Artificial intelligence (AI) is playing a significant role in driving innovation in the field of assistive technology. It has the potential to change the way individuals with disabilities interact with the world, enhancing their independence, communication, and overall quality of life. Here are a few areas where AI is making notable contributions:
Predictive Analytics and Personalization
AI algorithms can analyse user data and predict patterns and behaviours, leading to more personalized assistive technology solutions. This allows assistive devices to adapt to the specific needs and preferences of individuals improving user experience. Google Docs’ latest Smart Compose feature aims to help users reduce repetitive writing, spelling errors, and grammatical mistakes. It relies on artificial intelligence to predict what you might want to type next and correct any mistakes you make. Smart Compose is already part of Gmail to help users draft emails faster.
AI-powered computer vision systems enable devices to perceive and understand the visual world, benefiting individuals with visual impairments. Object recognition algorithms can help identify and describe objects, texts, and people in real-time, allowing visually impaired individuals to navigate their surroundings more effectively. An example of this is Google Lens photo processing technology that can analyse the photo on the device using vision algorithms. It identifies various objects that have been caught by the camera of the device and then displays the relevant information on the screen.
See how Google Lens helps you search what you see
Natural Language Processing (NLP)
NLP technologies powered by AI facilitate communication and accessibility for people with speech and language disabilities. Speech recognition can convert spoken words into written text, enabling individuals with speech impairments to communicate effectively using text or synthesized speech. Google’s Project Euphonia, part of the company’s AI for Social Good programme is exploring ways to improve speech recognition for people who are deaf or have neurological conditions. See a video of Google’s Project Euphonia
AI can provide cognitive support to individuals with cognitive disabilities, such as autism spectrum disorders or attention deficit disorders. AI powered personal assistants like Siri or Alexa can help people with memory or organisational challenges in their daily activities by providing reminders, schedules, and other helpful information. AI chatbots can be designed to be extra patient and empathetic making them great for people with social challenges such as Pi, your personal AI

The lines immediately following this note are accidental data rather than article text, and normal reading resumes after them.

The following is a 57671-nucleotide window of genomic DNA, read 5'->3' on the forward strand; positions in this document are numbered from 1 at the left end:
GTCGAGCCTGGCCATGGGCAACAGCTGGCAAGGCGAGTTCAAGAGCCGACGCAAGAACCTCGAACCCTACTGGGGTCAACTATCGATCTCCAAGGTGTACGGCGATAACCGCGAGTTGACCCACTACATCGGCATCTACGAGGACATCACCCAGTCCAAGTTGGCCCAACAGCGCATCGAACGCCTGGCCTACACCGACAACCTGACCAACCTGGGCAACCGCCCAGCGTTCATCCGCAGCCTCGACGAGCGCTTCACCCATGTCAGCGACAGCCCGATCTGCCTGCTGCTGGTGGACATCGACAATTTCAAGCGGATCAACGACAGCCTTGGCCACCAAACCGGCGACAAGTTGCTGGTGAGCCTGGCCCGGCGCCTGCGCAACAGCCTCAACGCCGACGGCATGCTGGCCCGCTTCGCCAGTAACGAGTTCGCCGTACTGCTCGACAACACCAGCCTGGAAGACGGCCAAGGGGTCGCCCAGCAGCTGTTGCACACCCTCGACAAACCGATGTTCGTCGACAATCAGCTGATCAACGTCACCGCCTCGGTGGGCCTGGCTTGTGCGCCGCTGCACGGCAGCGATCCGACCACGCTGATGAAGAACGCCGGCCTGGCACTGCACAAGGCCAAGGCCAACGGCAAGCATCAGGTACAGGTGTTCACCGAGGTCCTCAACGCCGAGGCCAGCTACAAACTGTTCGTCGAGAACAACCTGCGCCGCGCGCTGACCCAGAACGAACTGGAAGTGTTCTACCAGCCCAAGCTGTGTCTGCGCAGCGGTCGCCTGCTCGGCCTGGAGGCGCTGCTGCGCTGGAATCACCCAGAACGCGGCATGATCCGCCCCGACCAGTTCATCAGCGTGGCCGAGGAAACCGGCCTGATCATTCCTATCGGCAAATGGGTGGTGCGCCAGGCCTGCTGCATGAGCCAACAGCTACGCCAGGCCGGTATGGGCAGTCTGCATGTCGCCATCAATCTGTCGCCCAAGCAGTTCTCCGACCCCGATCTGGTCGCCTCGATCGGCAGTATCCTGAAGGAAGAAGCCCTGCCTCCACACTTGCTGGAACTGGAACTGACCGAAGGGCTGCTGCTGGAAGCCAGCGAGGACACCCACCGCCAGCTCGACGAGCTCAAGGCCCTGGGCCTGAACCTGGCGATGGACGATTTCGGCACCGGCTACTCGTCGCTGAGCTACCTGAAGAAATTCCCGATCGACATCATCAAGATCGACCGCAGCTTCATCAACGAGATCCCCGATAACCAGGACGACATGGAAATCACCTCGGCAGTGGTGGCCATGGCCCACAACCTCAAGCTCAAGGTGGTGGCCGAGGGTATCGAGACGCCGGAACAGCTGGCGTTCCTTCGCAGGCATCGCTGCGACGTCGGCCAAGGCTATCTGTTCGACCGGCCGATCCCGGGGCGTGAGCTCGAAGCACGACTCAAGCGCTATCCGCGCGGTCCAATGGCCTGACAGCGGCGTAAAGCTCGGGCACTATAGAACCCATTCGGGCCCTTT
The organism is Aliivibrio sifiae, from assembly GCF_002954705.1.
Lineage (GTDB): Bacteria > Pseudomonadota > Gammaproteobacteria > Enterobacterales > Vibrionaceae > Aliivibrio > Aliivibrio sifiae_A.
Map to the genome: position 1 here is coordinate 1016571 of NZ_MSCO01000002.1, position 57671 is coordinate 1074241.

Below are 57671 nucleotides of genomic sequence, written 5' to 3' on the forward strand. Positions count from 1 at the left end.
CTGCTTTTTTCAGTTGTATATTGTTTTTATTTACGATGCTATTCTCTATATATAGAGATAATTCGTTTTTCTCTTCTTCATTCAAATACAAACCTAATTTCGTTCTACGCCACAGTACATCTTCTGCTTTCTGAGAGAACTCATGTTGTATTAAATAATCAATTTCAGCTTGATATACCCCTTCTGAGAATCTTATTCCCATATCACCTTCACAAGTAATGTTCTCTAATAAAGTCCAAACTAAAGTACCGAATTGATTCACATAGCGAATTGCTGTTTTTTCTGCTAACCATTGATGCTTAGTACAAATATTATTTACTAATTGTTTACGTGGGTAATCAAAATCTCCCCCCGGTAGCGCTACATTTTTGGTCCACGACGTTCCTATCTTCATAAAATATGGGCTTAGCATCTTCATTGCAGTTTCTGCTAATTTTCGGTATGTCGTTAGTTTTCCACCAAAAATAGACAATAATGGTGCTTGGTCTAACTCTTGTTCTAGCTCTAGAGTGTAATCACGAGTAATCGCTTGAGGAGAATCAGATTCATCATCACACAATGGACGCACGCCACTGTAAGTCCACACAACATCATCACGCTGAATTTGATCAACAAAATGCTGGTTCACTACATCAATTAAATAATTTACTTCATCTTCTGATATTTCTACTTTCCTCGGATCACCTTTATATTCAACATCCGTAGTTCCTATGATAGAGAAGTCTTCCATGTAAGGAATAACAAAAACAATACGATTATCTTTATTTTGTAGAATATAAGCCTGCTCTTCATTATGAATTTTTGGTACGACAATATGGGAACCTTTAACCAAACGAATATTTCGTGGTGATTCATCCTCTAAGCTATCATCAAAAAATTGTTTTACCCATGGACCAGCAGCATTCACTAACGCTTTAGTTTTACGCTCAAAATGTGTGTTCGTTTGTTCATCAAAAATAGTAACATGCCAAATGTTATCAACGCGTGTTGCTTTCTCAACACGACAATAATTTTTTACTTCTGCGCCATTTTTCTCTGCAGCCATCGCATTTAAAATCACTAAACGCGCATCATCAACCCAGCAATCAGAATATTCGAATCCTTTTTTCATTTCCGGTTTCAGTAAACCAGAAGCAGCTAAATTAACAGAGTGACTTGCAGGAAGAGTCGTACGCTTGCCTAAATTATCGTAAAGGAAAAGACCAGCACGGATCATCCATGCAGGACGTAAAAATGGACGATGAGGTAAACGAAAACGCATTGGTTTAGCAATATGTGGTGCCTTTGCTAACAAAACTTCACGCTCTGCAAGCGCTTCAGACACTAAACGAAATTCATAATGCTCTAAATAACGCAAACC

Smart Home Integration
AI-powered smart home systems can be integrated with assistive technology, creating environments that adapt to an individual’s needs. Voice assistants equipped with AI can control various home automation devices, enabling individuals with disabilities to operate lights, appliances, and security systems using voice commands. AI helps a device to understand commands or for example, learn a user’s schedule or preferences for a smart home thermostat and adjust the temperature accordingly.
Prosthetics and Mobility Aids
AI is advancing prosthetic limbs and mobility aids by enabling more intuitive and natural control mechanisms. Machine learning algorithms can analyze sensor data from prosthetics, learning user patterns and adapting their functionality accordingly. This enables prosthetic limbs to mimic human-like movements and respond to user intentions in real time. AI is being used to give prosthetic arms the autonomy to perform actions such as finger movement.
For example, the video below shows a prosthetic hand that uses computer vision to identify the object that it’s about to grasp and adjusts the grip without manual intervention from the user.
AI in assistive technology is an ongoing field of research and development, and we can expect many exciting advancements in the future. These advancements promise to further enhance the independence, inclusivity, and empowerment of individuals with disabilities.